life as liz

Ginos East Pizza Recipe | Chicago Deep Dish Pizza

"food"Elizabeth LuscombComment
Ginos East Pizza.jpg

When Bubba and I lived in Illinois, we were blown away by a small restaurant we stumbled into one day in St. Charles.  We were looking for a cheap place to sit down and eat after running around all day, and Gino's East fit the bill. 

It was our first time to experience a true Chicago style deep dish pizza and from our first wide eyed bite, we were in love.  If I could've married it; I would have.  We ate there as often as we could, savoring every bite, until we received word that we were moving to Utah.

After our move, we became saddened by the fact Utah only offered us Dominos. 

Homesick for our beloved pizza, I began what would turn out to be years of trial and error to recreate the famed pizza.  I failed every time.  The pizza's tasted well enough, but the crust was always wrong.  I gave up until two months ago when I happened upon a recipe that claimed it was the EXACT recipe the restaurant itself uses. 

With a claim that bold, I had to give it a whirl.  The first time I made it; it was close, but not quite as buttery as I remembered. (or at least wanted)  So I kept trying. 

Three times later and I think I have finally come as close as a home baker can get.

Gino's East Pizza. jpg

Ginos East Pizza Crust Recipe

slightly adapted from Food Com

Print Recipe

Ingredients

  • 2 1/4 C bread flour
  • 3/4 C ground yellow cornmeal
  • 1 C hot tap water
  • 1 package of instant yeast
  • 1 t salt
  • 1 t sugar
  • 6 T melted butter, cooled

Method

Preheat oven to 475*F and prep your cast iron skillet with vegetable oil (about 1/2 T oil) --Simply rub the oil over the bottom of skillet and up the sides.

Grind the cornmeal as fine as possible.  I don't own a grinder so I use a mini food processor.  After grinding, sift the cornmeal into the bowl of a stand mixer.

Pour hot water, cooled melted butter, yeast, sugar, and salt into the bowl with the cornmeal.  Using the whisk attachment, whisk on low speed for ten minutes.

Switch to the dough hook attachment; set the speed to low.  Slowly add the flour until the dough comes together in a ball.  The dough should not be sticky; add more flour if it is.  You may not have to use all the flour so pay attention to the texture of the dough as your adding the flour slowly.  You want a dough that you can handle with your hands but not be sticky.  It should not be sticking to the sides of the bowl but still feel soft. 

Knead the dough by hand for five minutes.  You should NOT need any additional flour to knead.

Place the dough in an oiled bowl; cover with plastic wrap.  Set bowl in a warm place and let it rise until it has doubled in size.  

Punch down dough, then roll out the dough with a rolling pin.  Place into skillet and form the dough around the edges.  Cover with towel and let the dough rest for 10-20 mins.

Once the dough has rested, it's time to build the pizza.  Prick the dough with a fork all over the bottom and sides.  Then spread a 1/2 inch layer of mozzarella cheese on the bottom.  (Sounds backwards but it works!)  Then add your toppings.  After your toppings, add an even layer of sauce over the top.  Not too much or it will make your pizza soggy.  Sprinkle the top of the sauce with a little Parmesan.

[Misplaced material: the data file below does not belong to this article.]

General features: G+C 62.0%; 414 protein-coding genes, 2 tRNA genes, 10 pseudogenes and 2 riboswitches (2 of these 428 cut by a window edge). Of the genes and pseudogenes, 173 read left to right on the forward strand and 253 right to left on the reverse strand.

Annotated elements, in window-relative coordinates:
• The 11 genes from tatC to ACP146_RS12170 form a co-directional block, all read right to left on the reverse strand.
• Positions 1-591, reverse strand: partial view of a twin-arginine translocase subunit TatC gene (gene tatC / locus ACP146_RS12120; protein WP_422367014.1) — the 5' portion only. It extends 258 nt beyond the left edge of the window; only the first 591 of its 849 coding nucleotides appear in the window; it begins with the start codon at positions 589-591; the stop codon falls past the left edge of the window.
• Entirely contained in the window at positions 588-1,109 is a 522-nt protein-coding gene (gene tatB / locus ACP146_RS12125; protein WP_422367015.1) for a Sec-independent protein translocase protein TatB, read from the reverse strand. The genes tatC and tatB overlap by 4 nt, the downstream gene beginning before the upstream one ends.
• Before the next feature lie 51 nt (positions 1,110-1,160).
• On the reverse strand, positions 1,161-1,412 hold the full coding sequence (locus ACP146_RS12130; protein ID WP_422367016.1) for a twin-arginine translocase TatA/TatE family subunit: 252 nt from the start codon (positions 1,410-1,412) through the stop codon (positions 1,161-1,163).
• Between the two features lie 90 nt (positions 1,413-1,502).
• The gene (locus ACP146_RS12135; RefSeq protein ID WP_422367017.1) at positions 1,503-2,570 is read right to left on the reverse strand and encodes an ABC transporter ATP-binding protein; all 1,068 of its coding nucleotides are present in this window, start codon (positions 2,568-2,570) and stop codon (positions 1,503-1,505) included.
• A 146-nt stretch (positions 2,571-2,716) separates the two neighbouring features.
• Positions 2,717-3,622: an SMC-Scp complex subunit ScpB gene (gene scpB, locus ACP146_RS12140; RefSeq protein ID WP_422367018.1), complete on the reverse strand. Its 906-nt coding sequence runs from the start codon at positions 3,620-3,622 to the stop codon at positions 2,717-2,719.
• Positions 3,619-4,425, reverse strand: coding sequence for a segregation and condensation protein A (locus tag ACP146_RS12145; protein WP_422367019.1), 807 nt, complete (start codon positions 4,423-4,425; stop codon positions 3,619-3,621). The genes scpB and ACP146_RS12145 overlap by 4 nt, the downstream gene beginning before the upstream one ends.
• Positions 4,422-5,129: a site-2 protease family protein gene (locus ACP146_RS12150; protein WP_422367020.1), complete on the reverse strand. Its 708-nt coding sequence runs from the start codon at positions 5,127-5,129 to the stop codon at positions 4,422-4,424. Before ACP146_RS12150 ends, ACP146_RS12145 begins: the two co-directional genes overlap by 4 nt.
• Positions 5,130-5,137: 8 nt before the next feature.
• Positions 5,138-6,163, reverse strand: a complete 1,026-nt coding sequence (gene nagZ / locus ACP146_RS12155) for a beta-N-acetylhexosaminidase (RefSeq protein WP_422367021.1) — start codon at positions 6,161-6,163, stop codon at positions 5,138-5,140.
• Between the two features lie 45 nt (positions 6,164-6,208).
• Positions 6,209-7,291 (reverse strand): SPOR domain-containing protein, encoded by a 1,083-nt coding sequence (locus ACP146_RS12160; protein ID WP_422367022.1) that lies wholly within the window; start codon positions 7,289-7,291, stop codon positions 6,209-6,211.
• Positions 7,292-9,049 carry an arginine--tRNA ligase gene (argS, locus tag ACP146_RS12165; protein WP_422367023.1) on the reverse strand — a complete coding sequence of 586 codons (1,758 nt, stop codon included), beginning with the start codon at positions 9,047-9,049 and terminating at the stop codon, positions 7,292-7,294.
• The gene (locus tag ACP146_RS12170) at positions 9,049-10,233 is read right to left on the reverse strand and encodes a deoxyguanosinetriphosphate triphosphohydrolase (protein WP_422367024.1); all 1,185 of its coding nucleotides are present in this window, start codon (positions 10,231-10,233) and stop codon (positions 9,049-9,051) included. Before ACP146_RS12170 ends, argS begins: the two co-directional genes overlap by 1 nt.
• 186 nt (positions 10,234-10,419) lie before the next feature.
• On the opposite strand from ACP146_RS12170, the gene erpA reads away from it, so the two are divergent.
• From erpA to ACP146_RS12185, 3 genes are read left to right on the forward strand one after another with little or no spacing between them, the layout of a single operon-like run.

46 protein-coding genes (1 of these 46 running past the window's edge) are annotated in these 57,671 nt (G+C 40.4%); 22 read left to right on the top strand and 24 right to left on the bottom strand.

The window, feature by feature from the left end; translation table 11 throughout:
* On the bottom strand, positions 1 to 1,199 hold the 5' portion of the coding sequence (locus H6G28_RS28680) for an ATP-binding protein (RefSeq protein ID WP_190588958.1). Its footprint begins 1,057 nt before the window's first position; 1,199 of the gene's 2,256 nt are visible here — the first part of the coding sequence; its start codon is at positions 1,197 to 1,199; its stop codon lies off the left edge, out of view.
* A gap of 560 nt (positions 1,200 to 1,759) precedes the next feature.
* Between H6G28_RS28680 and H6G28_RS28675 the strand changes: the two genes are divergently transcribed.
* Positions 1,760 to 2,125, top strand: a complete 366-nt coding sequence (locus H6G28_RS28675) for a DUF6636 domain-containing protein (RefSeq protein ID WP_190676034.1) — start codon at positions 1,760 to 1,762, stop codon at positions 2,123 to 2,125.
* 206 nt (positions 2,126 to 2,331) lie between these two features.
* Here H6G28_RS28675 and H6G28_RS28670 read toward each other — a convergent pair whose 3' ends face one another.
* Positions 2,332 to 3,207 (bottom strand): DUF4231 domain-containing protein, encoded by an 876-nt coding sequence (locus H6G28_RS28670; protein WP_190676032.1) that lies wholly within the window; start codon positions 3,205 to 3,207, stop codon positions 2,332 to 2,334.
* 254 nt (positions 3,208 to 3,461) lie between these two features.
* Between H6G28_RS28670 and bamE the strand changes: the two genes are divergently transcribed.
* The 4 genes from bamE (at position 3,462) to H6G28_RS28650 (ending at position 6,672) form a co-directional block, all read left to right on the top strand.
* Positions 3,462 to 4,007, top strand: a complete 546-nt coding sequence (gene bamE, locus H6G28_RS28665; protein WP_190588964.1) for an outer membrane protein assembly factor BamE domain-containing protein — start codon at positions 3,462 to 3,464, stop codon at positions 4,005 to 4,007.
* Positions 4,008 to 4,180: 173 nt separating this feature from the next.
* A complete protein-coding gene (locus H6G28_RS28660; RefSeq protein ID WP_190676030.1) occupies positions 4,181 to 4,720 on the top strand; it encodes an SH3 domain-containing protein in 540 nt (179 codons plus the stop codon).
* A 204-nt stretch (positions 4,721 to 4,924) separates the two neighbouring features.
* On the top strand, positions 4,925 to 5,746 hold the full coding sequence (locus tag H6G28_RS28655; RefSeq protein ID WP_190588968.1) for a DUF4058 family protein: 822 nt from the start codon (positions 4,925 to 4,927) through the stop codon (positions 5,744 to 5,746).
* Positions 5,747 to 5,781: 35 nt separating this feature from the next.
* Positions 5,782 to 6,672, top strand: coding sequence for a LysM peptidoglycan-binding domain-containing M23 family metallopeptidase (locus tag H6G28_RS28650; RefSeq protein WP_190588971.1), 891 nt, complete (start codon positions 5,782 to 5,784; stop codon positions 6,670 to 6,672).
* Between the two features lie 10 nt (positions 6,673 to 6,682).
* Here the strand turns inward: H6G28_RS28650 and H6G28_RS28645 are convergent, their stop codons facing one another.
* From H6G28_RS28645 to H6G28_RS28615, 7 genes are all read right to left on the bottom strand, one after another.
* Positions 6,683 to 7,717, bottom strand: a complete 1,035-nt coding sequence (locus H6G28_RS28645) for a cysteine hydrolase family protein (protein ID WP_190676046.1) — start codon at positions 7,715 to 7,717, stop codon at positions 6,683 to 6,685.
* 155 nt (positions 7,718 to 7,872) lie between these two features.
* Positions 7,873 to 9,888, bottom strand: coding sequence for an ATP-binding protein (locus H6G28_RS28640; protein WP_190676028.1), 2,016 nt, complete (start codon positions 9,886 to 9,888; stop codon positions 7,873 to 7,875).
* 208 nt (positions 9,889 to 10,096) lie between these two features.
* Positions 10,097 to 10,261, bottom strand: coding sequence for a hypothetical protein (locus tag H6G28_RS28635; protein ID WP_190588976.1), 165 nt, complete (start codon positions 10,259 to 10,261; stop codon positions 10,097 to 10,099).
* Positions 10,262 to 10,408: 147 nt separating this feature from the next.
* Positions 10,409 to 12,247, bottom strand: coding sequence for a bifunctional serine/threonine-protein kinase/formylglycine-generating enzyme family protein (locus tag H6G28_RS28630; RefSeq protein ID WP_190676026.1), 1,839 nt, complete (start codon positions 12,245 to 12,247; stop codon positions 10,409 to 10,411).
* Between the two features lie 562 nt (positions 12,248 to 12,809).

Bake for 15 mins at 475 then reduce the heat to 400*F and bake for another 10-20 mins.  The cheese should rise to the top and brown.  The crust will also be brown.  Let the pizza cool for a few minutes before cutting.

Now grab a fork and dig in to a classic Chicago pie! 

 

 

 

What!

"travel"Elizabeth LuscombComment

I turned 33 last Sunday.  Let me repeat.  I turned 33.  3-3. What!?  I'm approaching my mid-thirties and I think it's time I simply write thirty-something in my about me page. 

I have a lot to say about my age but I don't feel like spilling my wisdom today. 

Celebrating my birthday was about as low-key as it gets.  The only for sure things I wanted to get out of my birthday was to drive somewhere to witness the changing fall colors and a slice of coconut cake.  And that's what I did. 

Since fall has failed to grace Charlotte, Bubba and I loaded the car with the toddlers and drove to Gastonia, NC.  We hiked upwards on Crowders Mountain for 1.5 miles before it became tricky to march forward with two little kids.  But we all LOVED it.  Especially Bubba and I.  (We've missed our Utah mountains!

Crowders Mt. NC

// To sum it up, everyone treated me like a queen.  Even the little ones.  All day they wished me a happy birthday.  Constant hugs and kisses.  Can't argue with that. ;)

// Scout managed to fall 8 times.  He basically ran the entire way up the mt., then ran down the mt., and crashed as soon as we made it home.  He was also very proud of himself for the rock he found.  To him it was a fossilized footprint.  (that's the pic of him with his foot on the rock)  He felt like an explorer.

// Why do husbands have to make their wives nervous by holding their offspring in crazy ways?  It's such a guy thing to do: toss kids in the air, hang them upside down, push kids high on the swing.  Gives me anxiety!

// Rori found out how slippery moss can be.

// I'm terrified of heights and I nearly shat my pants while standing on a large boulder to get that first picture up above.  My knees were knocking! 

// And I think that is all of my notes for the photos. Oh, and if you're wondering where Nathan is, he stayed home to clean the house as his birthday gift to me.  One last thing: All but one of my pictures were taken by my phone camera.  Bad idea.  It really failed to capture the beauty.